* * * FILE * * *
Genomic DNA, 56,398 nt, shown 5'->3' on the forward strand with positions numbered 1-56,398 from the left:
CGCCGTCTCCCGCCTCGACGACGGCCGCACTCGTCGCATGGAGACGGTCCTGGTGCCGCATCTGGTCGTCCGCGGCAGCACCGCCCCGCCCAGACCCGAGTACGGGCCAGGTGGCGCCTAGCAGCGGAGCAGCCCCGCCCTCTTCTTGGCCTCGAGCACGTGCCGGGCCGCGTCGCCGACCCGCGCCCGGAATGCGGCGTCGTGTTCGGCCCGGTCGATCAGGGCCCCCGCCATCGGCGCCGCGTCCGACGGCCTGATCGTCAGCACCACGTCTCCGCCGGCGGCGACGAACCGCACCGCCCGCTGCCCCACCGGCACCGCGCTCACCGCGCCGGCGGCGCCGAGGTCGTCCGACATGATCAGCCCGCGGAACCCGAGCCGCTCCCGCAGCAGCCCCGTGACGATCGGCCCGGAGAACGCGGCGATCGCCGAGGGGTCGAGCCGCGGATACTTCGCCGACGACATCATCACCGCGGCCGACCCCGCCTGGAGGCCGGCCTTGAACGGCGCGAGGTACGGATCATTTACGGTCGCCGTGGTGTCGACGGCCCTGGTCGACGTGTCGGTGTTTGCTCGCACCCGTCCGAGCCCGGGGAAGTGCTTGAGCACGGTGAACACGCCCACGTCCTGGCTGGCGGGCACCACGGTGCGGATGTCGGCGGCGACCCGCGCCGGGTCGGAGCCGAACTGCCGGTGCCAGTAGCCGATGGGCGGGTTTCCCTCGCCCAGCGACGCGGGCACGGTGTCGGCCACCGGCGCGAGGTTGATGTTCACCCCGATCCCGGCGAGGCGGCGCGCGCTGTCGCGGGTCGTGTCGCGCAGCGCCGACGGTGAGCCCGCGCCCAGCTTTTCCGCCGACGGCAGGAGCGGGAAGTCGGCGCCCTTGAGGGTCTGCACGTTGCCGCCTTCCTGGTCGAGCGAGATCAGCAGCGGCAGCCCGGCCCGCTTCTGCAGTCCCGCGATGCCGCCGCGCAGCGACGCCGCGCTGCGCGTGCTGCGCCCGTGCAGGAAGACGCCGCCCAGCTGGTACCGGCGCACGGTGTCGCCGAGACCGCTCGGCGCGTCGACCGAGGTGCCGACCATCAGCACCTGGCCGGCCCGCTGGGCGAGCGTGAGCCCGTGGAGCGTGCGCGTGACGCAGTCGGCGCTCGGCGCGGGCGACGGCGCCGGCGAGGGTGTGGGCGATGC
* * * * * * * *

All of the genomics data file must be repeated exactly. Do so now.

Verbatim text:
Genomic DNA, 56,398 nt, shown 5'->3' on the forward strand with positions numbered 1-56,398 from the left:
CGCCGTCTCCCGCCTCGACGACGGCCGCACTCGTCGCATGGAGACGGTCCTGGTGCCGCATCTGGTCGTCCGCGGCAGCACCGCCCCGCCCAGACCCGAGTACGGGCCAGGTGGCGCCTAGCAGCGGAGCAGCCCCGCCCTCTTCTTGGCCTCGAGCACGTGCCGGGCCGCGTCGCCGACCCGCGCCCGGAATGCGGCGTCGTGTTCGGCCCGGTCGATCAGGGCCCCCGCCATCGGCGCCGCGTCCGACGGCCTGATCGTCAGCACCACGTCTCCGCCGGCGGCGACGAACCGCACCGCCCGCTGCCCCACCGGCACCGCGCTCACCGCGCCGGCGGCGCCGAGGTCGTCCGACATGATCAGCCCGCGGAACCCGAGCCGCTCCCGCAGCAGCCCCGTGACGATCGGCCCGGAGAACGCGGCGATCGCCGAGGGGTCGAGCCGCGGATACTTCGCCGACGACATCATCACCGCGGCCGACCCCGCCTGGAGGCCGGCCTTGAACGGCGCGAGGTACGGATCATTTACGGTCGCCGTGGTGTCGACGGCCCTGGTCGACGTGTCGGTGTTTGCTCGCACCCGTCCGAGCCCGGGGAAGTGCTTGAGCACGGTGAACACGCCCACGTCCTGGCTGGCGGGCACCACGGTGCGGATGTCGGCGGCGACCCGCGCCGGGTCGGAGCCGAACTGCCGGTGCCAGTAGCCGATGGGCGGGTTTCCCTCGCCCAGCGACGCGGGCACGGTGTCGGCCACCGGCGCGAGGTTGATGTTCACCCCGATCCCGGCGAGGCGGCGCGCGCTGTCGCGGGTCGTGTCGCGCAGCGCCGACGGTGAGCCCGCGCCCAGCTTTTCCGCCGACGGCAGGAGCGGGAAGTCGGCGCCCTTGAGGGTCTGCACGTTGCCGCCTTCCTGGTCGAGCGAGATCAGCAGCGGCAGCCCGGCCCGCTTCTGCAGTCCCGCGATGCCGCCGCGCAGCGACGCCGCGCTGCGCGTGCTGCGCCCGTGCAGGAAGACGCCGCCCAGCTGGTACCGGCGCACGGTGTCGCCGAGACCGCTCGGCGCGTCGACCGAGGTGCCGACCATCAGCACCTGGCCGGCCCGCTGGGCGAGCGTGAGCCCGTGGAGCGTGCGCGTGACGCAGTCGGCGCTCGGCGCGGGCGACGGCGCCGGCGAGGGTGTGGGCGATGC